Meanwhile, Connecticut has dug itself into a really deep hole, with no easy way out.  It's not just that they can't increase taxes further; it's that even the current level of taxes has gotten them into a death spiral.

Readers familiar with Connecticut will know that it is a state without any dominant or particularly large city.  (The largest currently is Bridgeport, at a little under 150,000.).  But it has a dozen or so cities in the 35,000 to 150,000 range.  In the past few years, I have had occasion to visit or pass through more than half of them:  Bridgeport, New Haven, Hartford, New London, Waterbury, Torrington, Bristol.  Without exception, they are dreary and run-down.  In a recent East-West drive through Torrington on state Route 4, there were three large factory complexes, all appearing to be vacant, with prominent signs reading "Factory Space For Rent."  The only formerly-industrial Connecticut town I know of that has experienced a significant revival is South Norwalk.  Of course, it is directly between the fancy New York suburbs of Darien and Westport.  Does any reader know of another formerly-industrial Connecticut town that is on its way back?

If Connecticut continues to follow the strategy of higher and higher taxes -- or even leaving taxes at the current uncompetitive levels -- there is not much hope for any of these small cities to revive any time soon.  What they need is new investors, people willing to take a big risk in the hope of having a big success.  But the message that Connecticut sends out is, if you have any meaningful success, we will treat you like a goose to be plucked.  Nobody wants anything to do with them.  Too bad.

My Descent Into Abject Poverty; Or, How To Have Enough Money To Be "Poor"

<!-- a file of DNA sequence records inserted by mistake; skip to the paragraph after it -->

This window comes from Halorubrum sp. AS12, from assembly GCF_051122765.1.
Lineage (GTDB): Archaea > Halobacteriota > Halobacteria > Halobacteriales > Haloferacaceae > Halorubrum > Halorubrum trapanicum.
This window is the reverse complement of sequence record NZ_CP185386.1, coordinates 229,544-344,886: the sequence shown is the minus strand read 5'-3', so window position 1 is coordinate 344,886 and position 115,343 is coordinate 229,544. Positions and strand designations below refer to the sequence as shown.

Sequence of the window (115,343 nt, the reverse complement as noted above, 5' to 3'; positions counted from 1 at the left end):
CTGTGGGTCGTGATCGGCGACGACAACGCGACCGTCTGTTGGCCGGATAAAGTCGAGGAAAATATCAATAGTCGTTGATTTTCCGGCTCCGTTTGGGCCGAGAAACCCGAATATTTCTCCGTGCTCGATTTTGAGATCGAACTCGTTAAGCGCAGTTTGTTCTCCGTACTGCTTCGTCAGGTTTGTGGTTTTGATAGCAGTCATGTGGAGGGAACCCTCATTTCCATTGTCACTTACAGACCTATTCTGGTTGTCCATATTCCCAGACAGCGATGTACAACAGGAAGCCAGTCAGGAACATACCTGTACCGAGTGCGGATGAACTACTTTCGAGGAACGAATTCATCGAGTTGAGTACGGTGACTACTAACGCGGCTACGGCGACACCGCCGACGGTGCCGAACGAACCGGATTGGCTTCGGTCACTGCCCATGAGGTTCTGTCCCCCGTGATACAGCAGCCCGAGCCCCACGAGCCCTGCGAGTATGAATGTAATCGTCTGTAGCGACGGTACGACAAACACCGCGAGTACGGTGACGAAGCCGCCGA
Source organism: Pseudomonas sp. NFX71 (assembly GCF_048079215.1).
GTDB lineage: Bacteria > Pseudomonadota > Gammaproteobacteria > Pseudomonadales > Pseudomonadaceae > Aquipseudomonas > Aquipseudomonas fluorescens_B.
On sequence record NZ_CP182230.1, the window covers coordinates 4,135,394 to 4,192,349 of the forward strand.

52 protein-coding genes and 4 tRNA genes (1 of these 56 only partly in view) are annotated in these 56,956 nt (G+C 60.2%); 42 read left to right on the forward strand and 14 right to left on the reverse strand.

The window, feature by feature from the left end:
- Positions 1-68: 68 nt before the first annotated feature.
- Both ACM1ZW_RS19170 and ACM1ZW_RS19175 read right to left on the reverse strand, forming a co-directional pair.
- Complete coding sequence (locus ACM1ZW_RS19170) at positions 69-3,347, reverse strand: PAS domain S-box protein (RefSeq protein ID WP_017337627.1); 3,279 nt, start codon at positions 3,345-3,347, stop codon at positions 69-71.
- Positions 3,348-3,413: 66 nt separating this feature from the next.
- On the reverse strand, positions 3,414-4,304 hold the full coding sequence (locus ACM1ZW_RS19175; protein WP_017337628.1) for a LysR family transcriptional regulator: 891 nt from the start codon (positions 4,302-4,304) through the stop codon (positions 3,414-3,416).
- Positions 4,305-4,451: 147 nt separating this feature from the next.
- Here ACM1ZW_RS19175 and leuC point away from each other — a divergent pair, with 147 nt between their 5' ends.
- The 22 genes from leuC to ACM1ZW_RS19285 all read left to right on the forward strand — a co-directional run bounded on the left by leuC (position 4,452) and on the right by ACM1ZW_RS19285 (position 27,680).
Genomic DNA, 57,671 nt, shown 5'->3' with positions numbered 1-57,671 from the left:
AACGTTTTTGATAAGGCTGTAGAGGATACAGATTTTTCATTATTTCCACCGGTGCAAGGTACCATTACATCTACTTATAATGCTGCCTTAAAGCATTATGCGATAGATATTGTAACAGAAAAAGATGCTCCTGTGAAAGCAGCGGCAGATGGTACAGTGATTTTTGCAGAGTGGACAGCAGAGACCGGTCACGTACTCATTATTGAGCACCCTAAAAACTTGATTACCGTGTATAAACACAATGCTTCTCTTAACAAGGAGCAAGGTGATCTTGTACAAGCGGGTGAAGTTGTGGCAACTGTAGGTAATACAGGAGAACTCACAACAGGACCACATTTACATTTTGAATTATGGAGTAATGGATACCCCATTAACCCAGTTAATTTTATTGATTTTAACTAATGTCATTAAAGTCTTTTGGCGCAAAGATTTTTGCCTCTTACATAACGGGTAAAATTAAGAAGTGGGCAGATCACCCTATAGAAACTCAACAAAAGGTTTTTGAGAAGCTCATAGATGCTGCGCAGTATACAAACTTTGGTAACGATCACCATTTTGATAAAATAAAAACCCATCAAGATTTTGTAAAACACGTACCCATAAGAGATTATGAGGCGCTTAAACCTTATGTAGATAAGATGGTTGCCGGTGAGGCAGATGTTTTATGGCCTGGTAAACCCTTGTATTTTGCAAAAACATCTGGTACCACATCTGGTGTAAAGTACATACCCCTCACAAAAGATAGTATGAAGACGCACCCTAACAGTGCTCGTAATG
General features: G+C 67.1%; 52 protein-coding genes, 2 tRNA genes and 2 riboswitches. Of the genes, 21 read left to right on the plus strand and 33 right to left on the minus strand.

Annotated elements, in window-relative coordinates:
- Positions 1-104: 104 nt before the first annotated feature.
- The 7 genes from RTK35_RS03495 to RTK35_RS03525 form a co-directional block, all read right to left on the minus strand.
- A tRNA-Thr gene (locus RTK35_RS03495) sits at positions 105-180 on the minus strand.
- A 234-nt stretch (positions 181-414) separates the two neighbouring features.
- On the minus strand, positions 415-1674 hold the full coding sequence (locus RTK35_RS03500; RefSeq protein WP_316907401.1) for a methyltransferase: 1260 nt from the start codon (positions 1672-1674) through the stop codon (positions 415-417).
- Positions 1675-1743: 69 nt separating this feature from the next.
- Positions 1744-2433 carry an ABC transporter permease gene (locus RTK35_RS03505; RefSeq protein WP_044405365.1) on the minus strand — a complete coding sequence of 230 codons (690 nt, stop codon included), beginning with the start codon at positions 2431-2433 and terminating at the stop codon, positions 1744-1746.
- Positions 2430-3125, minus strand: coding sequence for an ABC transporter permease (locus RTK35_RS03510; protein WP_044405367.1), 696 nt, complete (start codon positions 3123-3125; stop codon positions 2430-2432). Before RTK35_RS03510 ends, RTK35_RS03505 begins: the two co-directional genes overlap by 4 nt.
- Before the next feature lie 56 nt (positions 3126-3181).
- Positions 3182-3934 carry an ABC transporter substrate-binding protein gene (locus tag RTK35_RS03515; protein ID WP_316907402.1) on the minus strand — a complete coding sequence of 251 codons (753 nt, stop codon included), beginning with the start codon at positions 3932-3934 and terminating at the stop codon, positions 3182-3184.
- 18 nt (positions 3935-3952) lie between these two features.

If you read some of the usual propaganda about the plight of the elderly poor in New York City, it will bring a tear to your eye.  Or, at least, that's the intent.  For example, City Comptroller Scott Stringer is just out (March 21) with a big report titled "Aging With Dignity: A Blueprint for Serving NYC's Growing Senior Population."   We learn that some 20.0% of New York City seniors (over 65 years old) lived "below 100 percent of poverty" in 2015; and another 10.3% lived "between 100 and 149 percent of poverty."  In the housing category, things get even worse.  Some 38.8% of seniors who own their homes in New York City are said to be "rent-burdened" (funny term for homeowners) in the sense of spending more than 30% of their income on housing cost.  Among renters, a whopping 59.7% are said to be "rent-burdened."  The source for these numbers is given as the American Community Survey, i.e., the U.S. Census Bureau data that are the source for the usual reports about the "poverty rate," as well as other things like claims about "income inequality."

For something even more heart-rending, try this 2015 piece from CityLimits.org, titled "Aging in New York City: City Wrestles with Poverty Among Seniors."  Excerpts:

“The percentage of seniors living in poverty is staggering, ” says NYC Department for the Aging Commissioner Donna Corrado. “Too many older New Yorkers make difficult choices about purchasing food, medicine and paying their rent.” . . . .  How seniors can make ends meet is a question the whole country is grappling with. . . .  Although national poverty rates for seniors declined from 12.8 percent to 9.5 percent from 1990 to 2012, in New York City, the poverty rate among older adults increased by 15 percent during that period, rising from 16.5 percent to 19.1 percent, according to DFTA. 

Of course, all this talk about "poverty" and lack of "income" derives from the Census Bureau data.  Regular readers of this site will recognize that these Census statistics on "poverty" are completely arbitrary and fake.  For a few useful prior posts, try here and here.  The best way of looking at them is that they are just a big scam to gin up hugely inflated numbers of people claimed to be in "poverty," in order to play on the sympathies of the taxpayers and get support for increased funding for "anti-poverty" programs, none of which ever raise a single person out of "poverty" as defined.  The key sleight-of-hand is defining "poverty" solely in terms of current-year "cash income" -- a category that in many instances has little or no relationship to the amount of resources a person or family may have available to spend.  Since most people live mostly off their income most of the time, you can easily come to think of "income" as a good proxy for living standards; and thus, you become easy to deceive.  The fact is that, while "income" may be a useful proxy for living standard in many cases, there are many other cases where "income" is not a good proxy at all for living standard.  For an obvious large category, think college students.  Retirees are another large category, but the reasons may not be so obvious to you.